when people were asked At the general election in May 2010, many people didn’t vote. Can you remember, did you vote in that election, or did you not vote? And which party did you vote for in the general election in May 2010? only 13% said Lib Dem instead of 15%; 23% said Labour instead of 20%. (Remember pecentages include non-voters)

So I wouldn’t say “a lot” and it’s complicated by polls being less likely to include non-voters, but there’s a little bit of an effect there and it’s also seen in Populus’s June and July figures.

13. margin4error

Roger

I apologise – I should have said “significant”. Bad practice of me to slip out of stats language.

You normally don’t see much change at all in past voting numbers – because of course it is a relatively fixed thing. It isn’t an opinion as to whether one voted for a party or not. It is a fact.

So to see a five percent swing across two parties like that – if it is consistent and not an anomalous poll (which the similar result in June andf July suggests is the case) then it is quite a signigicant stat.

As I say – I should have said “significant”. Sorry.

14. Roger Mexico

The Conservatives – and commenters such as Jimmy at #11 – seem to have a belief that Ed Miliband is some magic ‘Get Out Of Jail Free card’. No matter how bad things look in the polls, all they have to do is say “Look at Ed Miliband – he’s a bit weird” and the entire population will immediately vote Conservative.

It ain’t gonna happen folks. Firstly because he doesn’t look that odd – compared say to David Cameron who like all politicians is slowly morphing into his Steve Bell caricature. Secondly Party leaders matter, but they don’t matter that much. It may make a difference in a tight race as in 1992 (but even then it was the quiet leader not the ‘charismatic’ one who won) but if the people want a change in policy and Party, Attlee will always beat Churchill.

The other danger in the bash-Ed approach is what you might call the Prince Charles Effect. For various reasons (it always happens in Britain to adult heirs to the throne, unless they become monarch quickly as his Mum did) poor old Chas suffers from a continuous low level bad press, plus being a general butt of various jokes. This tends to be reflected in his polling numbers, which are to some extent about coverage and general perception rather than people’s fixed opinions.

However. after the Jubilee. YouGov showed a big turnaround in Charles’s numbers from when similar questions had been asked a mere fortnight earlier. For example the split of ‘good/not a good king’ went from 37-37 to 46-26 in favour.

Now these changes weren’t because Charles did anything special. It was just due to him behaving competently and getting neutral coverage.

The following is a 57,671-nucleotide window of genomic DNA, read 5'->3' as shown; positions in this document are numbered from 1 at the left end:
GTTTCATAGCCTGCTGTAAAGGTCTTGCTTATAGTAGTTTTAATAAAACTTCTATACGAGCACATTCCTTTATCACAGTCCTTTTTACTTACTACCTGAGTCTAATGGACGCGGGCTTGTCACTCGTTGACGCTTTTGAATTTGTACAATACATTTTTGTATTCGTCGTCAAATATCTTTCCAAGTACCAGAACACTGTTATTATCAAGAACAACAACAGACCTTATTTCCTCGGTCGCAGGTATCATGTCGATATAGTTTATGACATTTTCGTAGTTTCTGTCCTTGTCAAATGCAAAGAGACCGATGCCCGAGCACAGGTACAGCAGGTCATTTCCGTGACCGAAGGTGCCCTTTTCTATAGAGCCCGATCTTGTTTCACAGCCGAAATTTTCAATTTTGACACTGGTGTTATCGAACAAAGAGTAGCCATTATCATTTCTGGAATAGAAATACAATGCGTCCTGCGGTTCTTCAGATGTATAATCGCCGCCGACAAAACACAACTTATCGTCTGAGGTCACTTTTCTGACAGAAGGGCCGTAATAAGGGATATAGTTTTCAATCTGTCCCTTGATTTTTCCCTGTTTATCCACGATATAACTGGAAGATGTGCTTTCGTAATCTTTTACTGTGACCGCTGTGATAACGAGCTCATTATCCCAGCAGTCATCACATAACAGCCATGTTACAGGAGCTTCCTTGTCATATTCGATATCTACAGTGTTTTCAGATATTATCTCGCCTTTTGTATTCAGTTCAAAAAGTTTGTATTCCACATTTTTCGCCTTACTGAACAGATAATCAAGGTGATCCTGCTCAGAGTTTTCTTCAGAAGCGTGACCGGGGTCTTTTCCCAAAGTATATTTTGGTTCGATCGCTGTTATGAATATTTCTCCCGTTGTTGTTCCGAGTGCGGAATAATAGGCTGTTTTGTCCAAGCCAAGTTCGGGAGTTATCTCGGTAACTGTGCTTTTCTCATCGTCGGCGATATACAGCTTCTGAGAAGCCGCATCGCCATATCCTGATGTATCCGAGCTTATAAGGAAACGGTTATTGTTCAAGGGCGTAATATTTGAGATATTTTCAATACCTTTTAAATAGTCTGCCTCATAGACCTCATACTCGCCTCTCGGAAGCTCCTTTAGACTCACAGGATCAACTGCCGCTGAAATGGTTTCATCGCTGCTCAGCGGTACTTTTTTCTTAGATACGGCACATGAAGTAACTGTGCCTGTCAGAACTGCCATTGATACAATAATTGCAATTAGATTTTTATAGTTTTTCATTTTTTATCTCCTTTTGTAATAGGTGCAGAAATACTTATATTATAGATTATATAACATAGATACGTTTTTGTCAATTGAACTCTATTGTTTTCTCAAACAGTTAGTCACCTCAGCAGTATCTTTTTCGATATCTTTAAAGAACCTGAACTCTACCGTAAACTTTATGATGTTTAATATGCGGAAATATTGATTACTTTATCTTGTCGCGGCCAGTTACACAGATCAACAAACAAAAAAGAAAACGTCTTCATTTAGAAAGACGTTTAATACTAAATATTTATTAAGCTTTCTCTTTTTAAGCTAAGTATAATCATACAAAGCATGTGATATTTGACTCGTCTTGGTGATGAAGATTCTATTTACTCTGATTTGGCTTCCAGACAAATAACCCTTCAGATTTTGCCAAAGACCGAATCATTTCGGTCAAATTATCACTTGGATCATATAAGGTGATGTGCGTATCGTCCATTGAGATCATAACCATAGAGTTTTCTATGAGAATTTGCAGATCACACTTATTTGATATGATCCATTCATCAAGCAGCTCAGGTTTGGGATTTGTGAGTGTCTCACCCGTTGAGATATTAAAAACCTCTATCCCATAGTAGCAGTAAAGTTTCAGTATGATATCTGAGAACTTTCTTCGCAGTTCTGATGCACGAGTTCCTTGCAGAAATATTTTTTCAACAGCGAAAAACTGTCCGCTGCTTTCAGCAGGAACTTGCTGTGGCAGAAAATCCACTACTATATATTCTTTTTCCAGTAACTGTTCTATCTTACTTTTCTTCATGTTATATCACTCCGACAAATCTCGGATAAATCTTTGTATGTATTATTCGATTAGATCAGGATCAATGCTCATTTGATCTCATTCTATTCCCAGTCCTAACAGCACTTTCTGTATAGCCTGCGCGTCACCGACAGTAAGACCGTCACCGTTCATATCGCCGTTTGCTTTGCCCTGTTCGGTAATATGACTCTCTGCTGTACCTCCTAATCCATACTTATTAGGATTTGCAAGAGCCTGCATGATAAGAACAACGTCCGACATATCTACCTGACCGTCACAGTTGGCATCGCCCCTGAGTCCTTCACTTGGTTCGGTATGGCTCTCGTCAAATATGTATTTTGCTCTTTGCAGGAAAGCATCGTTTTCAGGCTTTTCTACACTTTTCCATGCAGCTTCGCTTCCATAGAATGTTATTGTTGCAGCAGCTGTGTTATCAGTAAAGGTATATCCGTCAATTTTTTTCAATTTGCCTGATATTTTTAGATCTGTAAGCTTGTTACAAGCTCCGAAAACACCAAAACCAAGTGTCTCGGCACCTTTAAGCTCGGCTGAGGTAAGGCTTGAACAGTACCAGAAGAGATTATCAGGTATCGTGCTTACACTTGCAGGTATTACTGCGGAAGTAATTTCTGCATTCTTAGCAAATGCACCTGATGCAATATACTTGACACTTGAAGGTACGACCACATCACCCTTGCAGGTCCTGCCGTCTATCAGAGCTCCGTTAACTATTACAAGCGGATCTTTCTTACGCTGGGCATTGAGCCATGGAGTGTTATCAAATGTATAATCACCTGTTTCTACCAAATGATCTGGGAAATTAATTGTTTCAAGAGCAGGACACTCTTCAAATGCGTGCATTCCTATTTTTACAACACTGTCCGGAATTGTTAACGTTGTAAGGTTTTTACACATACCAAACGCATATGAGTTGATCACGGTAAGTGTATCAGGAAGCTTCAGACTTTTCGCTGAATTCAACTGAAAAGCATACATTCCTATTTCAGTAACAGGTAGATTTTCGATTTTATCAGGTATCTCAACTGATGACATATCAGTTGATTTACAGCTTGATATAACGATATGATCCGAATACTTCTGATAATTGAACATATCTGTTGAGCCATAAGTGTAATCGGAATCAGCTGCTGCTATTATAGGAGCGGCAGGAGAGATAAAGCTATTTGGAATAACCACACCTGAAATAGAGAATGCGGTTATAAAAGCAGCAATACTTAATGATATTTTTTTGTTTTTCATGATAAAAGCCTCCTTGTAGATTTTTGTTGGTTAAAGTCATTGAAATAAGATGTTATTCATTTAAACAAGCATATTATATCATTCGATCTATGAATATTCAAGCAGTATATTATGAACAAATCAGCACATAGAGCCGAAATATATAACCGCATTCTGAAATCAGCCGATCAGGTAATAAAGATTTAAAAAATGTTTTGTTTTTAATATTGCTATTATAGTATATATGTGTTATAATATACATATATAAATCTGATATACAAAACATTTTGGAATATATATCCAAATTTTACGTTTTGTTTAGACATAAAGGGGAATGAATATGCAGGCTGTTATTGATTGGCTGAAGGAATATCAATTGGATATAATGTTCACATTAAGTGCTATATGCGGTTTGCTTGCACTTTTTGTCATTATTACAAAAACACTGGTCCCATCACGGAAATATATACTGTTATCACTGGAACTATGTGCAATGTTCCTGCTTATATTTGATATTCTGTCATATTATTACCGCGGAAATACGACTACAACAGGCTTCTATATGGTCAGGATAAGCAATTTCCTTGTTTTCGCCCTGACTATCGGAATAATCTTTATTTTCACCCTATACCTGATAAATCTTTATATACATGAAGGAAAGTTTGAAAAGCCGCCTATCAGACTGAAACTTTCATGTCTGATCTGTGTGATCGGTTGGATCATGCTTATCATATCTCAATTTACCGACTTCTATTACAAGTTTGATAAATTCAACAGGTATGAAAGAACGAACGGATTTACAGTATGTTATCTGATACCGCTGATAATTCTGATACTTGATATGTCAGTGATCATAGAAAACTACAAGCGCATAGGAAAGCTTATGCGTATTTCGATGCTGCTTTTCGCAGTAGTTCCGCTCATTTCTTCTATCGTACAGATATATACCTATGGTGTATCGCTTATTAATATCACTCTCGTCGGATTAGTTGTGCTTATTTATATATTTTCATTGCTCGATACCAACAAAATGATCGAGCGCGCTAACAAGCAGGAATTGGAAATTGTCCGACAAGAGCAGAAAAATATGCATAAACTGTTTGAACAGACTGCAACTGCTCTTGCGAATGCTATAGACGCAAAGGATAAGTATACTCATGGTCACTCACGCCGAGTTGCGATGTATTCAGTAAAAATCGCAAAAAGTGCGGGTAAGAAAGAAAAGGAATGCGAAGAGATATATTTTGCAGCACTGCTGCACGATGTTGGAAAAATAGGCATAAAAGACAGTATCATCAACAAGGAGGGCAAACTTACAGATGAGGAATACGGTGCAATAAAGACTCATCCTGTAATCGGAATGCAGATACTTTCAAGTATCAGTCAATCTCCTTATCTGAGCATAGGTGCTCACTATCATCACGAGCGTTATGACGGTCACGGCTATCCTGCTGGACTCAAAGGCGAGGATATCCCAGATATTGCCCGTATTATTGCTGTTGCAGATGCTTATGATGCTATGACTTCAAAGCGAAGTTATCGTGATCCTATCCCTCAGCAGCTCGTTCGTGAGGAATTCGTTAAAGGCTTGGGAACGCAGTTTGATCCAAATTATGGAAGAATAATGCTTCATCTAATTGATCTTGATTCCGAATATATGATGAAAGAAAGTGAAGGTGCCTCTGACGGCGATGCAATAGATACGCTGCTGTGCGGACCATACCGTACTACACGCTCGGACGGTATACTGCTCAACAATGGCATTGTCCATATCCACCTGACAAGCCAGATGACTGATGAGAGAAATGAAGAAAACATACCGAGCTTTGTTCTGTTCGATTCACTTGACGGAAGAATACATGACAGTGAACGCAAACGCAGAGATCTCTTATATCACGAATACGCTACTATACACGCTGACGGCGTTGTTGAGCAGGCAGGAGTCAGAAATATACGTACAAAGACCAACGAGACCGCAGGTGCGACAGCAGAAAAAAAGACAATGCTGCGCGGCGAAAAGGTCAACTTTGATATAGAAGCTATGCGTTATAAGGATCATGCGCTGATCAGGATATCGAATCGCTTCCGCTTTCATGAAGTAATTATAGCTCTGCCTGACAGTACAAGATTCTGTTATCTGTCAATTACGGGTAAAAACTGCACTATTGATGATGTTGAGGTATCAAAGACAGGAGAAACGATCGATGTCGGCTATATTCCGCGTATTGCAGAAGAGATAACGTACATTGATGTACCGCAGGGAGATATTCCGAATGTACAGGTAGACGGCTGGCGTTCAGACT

In the same way Miliband has been constantly under attack from the press and become the subject of pro-forma jokes. However in an election campaign, where broadcast media become more important – and neutral and equal coverage there guaranteed – this may change quickly as we saw with Charles over the Jubilee.

The point is he doesn’t have to be spectacularly wonderful, he just has to be better than expectation. And the constant sniping mean that that expectation is low. This is why attacks on Miliband are in the long term counterproductive and why in weeks where he does get some good coverage his ratings go up substantially.

“No matter how bad things look in the polls, all they have to do is say “Look at Ed Miliband – he’s a bit weird” and the entire population will immediately vote Conservative.”

Not quite my point, for one thing it’s clear the nation has little affection for either leader. Two things seem reasonably clear: firstly that the lead is fragile, and secondly that we would be doing better with a leader who was not a drag on the party’s poll numbers.

16. margin4error

Jimmy

You make two assumptions there – neither fit with sound analysis.

1 – the lead clearly doesn’t seem fragile on the polling data. A consistent trend of double digit lead for about half a year now, and 40ish percent support for the last two years, suggests some level of solidity to the figures rather than fragility.

2 – while Ed would not have been my choice of leader – i’ve started to come around to thinking he is doing a good job as a conductor rather than a captain. Labour’s polling and its success in winning round Lib Dems early on is not a given. It is the result of its strategy and targeting over two years – and that’s down to the leader.

@margin4error,

I think it’s fragile in the sense that it represents opposition to the government rather than active support for Labour. Supplementary questions on policy show little enthusiasm for Labour as opposed to dislike of the tories. It’s noticeable that in polls which have prompted voters with the leaders’ names, the Labour lead evaporates alarmingly. During an election (which will presumably include debates now) this is likely to become more marked. This looks worryingly like 1992, when a winnable election was lost due to the fact that the voters simply did not see our leader as a potential PM.

18. margin4error

Jimmy